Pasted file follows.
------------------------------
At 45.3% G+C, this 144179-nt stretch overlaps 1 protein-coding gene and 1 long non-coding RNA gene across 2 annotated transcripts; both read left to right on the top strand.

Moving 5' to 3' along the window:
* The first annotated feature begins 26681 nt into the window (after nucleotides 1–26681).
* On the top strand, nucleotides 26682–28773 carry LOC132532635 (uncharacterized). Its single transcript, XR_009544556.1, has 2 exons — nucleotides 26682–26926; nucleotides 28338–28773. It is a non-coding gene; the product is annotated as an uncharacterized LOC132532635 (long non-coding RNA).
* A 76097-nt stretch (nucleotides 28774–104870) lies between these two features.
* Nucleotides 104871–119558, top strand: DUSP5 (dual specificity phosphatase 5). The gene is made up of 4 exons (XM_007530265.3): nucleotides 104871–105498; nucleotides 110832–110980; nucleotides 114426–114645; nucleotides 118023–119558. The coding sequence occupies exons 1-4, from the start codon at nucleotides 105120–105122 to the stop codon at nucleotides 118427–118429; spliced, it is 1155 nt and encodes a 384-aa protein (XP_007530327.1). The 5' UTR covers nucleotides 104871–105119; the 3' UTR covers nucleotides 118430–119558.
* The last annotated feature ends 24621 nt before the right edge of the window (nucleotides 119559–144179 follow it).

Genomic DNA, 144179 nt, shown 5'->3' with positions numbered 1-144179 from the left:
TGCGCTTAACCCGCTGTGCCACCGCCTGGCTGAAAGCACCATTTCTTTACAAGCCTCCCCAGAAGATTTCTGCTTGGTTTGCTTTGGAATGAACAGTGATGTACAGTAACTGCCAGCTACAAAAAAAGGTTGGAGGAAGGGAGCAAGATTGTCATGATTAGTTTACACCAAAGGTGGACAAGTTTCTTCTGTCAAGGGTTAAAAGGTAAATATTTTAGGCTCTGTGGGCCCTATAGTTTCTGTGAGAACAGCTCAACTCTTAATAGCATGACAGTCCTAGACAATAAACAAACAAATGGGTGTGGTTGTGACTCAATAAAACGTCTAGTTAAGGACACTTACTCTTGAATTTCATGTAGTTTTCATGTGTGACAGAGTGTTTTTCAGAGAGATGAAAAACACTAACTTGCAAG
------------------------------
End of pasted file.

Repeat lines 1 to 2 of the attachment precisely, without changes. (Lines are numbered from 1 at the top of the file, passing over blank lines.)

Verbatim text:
At 45.3% G+C, this 144179-nt stretch overlaps 1 protein-coding gene and 1 long non-coding RNA gene across 2 annotated transcripts; both read left to right on the top strand.

Moving 5' to 3' along the window: